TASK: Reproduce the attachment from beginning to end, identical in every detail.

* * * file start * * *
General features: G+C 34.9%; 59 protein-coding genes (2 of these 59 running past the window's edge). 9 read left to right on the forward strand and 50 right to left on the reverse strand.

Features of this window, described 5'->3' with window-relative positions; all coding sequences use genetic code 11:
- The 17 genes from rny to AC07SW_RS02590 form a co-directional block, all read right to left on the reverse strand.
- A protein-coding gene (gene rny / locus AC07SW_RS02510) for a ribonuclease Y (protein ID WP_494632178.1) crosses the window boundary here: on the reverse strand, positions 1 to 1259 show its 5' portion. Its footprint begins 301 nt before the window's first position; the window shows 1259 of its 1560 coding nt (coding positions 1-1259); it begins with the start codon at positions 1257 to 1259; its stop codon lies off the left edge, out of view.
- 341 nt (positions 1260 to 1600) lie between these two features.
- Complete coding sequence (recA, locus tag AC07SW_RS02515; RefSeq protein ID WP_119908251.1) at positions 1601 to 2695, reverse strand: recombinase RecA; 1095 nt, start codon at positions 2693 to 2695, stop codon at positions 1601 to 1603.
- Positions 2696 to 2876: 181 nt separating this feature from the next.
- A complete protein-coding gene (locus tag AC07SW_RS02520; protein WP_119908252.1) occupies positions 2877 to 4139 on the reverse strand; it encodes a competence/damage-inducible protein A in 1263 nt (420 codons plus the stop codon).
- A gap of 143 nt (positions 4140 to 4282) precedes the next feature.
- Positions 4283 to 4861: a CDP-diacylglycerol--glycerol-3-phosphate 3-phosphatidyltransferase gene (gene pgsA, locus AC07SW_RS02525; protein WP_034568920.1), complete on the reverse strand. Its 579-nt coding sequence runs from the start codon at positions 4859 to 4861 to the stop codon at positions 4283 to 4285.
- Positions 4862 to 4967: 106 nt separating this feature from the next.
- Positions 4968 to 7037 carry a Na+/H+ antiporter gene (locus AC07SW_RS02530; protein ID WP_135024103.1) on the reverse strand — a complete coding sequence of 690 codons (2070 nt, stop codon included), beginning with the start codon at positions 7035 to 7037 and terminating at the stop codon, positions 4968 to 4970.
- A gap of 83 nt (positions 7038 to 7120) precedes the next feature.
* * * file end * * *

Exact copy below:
General features: G+C 34.9%; 59 protein-coding genes (2 of these 59 running past the window's edge). 9 read left to right on the forward strand and 50 right to left on the reverse strand.

Features of this window, described 5'->3' with window-relative positions; all coding sequences use genetic code 11:
- The 17 genes from rny to AC07SW_RS02590 form a co-directional block, all read right to left on the reverse strand.
- A protein-coding gene (gene rny / locus AC07SW_RS02510) for a ribonuclease Y (protein ID WP_494632178.1) crosses the window boundary here: on the reverse strand, positions 1 to 1259 show its 5' portion. Its footprint begins 301 nt before the window's first position; the window shows 1259 of its 1560 coding nt (coding positions 1-1259); it begins with the start codon at positions 1257 to 1259; its stop codon lies off the left edge, out of view.
- 341 nt (positions 1260 to 1600) lie between these two features.
- Complete coding sequence (recA, locus tag AC07SW_RS02515; RefSeq protein ID WP_119908251.1) at positions 1601 to 2695, reverse strand: recombinase RecA; 1095 nt, start codon at positions 2693 to 2695, stop codon at positions 1601 to 1603.
- Positions 2696 to 2876: 181 nt separating this feature from the next.
- A complete protein-coding gene (locus tag AC07SW_RS02520; protein WP_119908252.1) occupies positions 2877 to 4139 on the reverse strand; it encodes a competence/damage-inducible protein A in 1263 nt (420 codons plus the stop codon).
- A gap of 143 nt (positions 4140 to 4282) precedes the next feature.
- Positions 4283 to 4861: a CDP-diacylglycerol--glycerol-3-phosphate 3-phosphatidyltransferase gene (gene pgsA, locus AC07SW_RS02525; protein WP_034568920.1), complete on the reverse strand. Its 579-nt coding sequence runs from the start codon at positions 4859 to 4861 to the stop codon at positions 4283 to 4285.
- Positions 4862 to 4967: 106 nt separating this feature from the next.
- Positions 4968 to 7037 carry a Na+/H+ antiporter gene (locus AC07SW_RS02530; protein ID WP_135024103.1) on the reverse strand — a complete coding sequence of 690 codons (2070 nt, stop codon included), beginning with the start codon at positions 7035 to 7037 and terminating at the stop codon, positions 4968 to 4970.
- A gap of 83 nt (positions 7038 to 7120) precedes the next feature.